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FDA to Force Foods to Reveal Artery-Clogging Trans Fat

FDA to Force Foods to Reveal Artery-Clogging Trans Fat


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WASHINGTON (AP) -- The government is lifting the curtain on a little-known artery clogger that hides inside an amazing variety of foods: The labels of everything from chips to bread, margarine to energy bars, will have to reveal exactly how much "trans fat" they harbor.

The new Food and Drug Administration rule, unveiled Wednesday, puts trans fat on par with its more infamous cousin, saturated fat. Both can cause the heart disease that afflicts 13 million Americans -- and many doctors actually consider trans fat the worst artery clogger.

Now, both fats will be listed on the food label.

"Our choices about our diets are choices about our health, and those choices should be based on the best available scientific information," said FDA Commissioner Mark McClellan. "This label change means trans fat can no longer lurk, hidden, in our food choices."

The FDA estimated Wednesday that the labeling could prevent up to 1,200 cases of heart disease and 500 deaths a year, as people either choose healthier foods or manufacturers change their recipes to leave out the damaging ingredient.

Companies will have until 2006 to phase in the labels. But many aren't waiting as they jockey for position in the competitive anti-fat market. Already, Frito-Lay has announced it is eliminating trans fat from its popular Doritos, Tostitos and Cheetos. Wednesday, Unilever Bestfoods announced that its line of "I Can't Believe It's Not Butter" margarine spreads will be free of trans fat by next year.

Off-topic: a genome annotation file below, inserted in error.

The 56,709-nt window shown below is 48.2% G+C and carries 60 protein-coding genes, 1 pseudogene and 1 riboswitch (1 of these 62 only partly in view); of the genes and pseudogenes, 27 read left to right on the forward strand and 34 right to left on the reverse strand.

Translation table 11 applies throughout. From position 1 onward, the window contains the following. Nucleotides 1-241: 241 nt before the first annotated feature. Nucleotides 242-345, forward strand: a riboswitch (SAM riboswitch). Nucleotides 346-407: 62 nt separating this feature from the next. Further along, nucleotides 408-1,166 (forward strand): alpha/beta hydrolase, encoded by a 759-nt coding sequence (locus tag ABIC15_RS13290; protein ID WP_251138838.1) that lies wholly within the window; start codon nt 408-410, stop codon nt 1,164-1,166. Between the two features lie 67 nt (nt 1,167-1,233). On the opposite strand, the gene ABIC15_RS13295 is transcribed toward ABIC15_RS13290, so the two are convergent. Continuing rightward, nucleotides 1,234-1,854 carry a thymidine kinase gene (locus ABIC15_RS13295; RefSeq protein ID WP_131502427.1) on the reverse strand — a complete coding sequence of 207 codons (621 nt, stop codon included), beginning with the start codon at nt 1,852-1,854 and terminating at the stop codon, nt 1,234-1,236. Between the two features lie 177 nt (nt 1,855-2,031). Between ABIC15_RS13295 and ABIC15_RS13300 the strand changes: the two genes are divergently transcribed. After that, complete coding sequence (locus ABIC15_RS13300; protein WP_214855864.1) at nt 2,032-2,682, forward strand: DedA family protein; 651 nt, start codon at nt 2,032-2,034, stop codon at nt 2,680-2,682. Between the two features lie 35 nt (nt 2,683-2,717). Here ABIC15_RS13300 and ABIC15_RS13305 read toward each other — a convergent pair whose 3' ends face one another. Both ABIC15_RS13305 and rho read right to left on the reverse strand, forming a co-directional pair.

The new rule is "a good first step," said Margo Wootan of the Center for Science in the Public Interest, which petitioned FDA in 1993 to make the change. "People will be able to compare different products and determine which ones are worse for their hearts."

But Wootan said the FDA didn't go far enough: The labels won't tell consumers how much each doughnut or dollop of margarine counts against their daily allotment of total unhealthy fat. Nor will they bear a message FDA debated this spring -- that trans fat consumption should be as low as possible.

Say a snack has 5 grams of trans fat. That doesn't sound like much. But although the government hasn't set a safe-consumption limit for trans fat alone, Wootan advises eating no more than 20 grams a day of all heart-damaging fats. So that snack could be a quarter of the allotment -- more if it contains saturated fat, too.

Products advertised as low in saturated fat could still have lots of trans fat, so consumers should check, she cautioned.

Saturated fat is found primarily in meat and other products containing animal fat. The most common source of trans fat, which is in numerous processed foods, is partially hydrogenated vegetable oil -- where liquid oil is turned into a solid to protect against spoiling and maintain long-term flavor.

Typically, the harder a margarine or cooking fat, the more trans fat it includes. Soft, spreadable margarine in tubs, for instance, contains little if any trans fat, while stick margarine can contain a lot. In other foods, the only way consumers could tell which contained trans fat was to check the ingredient list for the word "hydrogenated."

(Copyright 2003 by The Associated Press. All Rights Reserved.)

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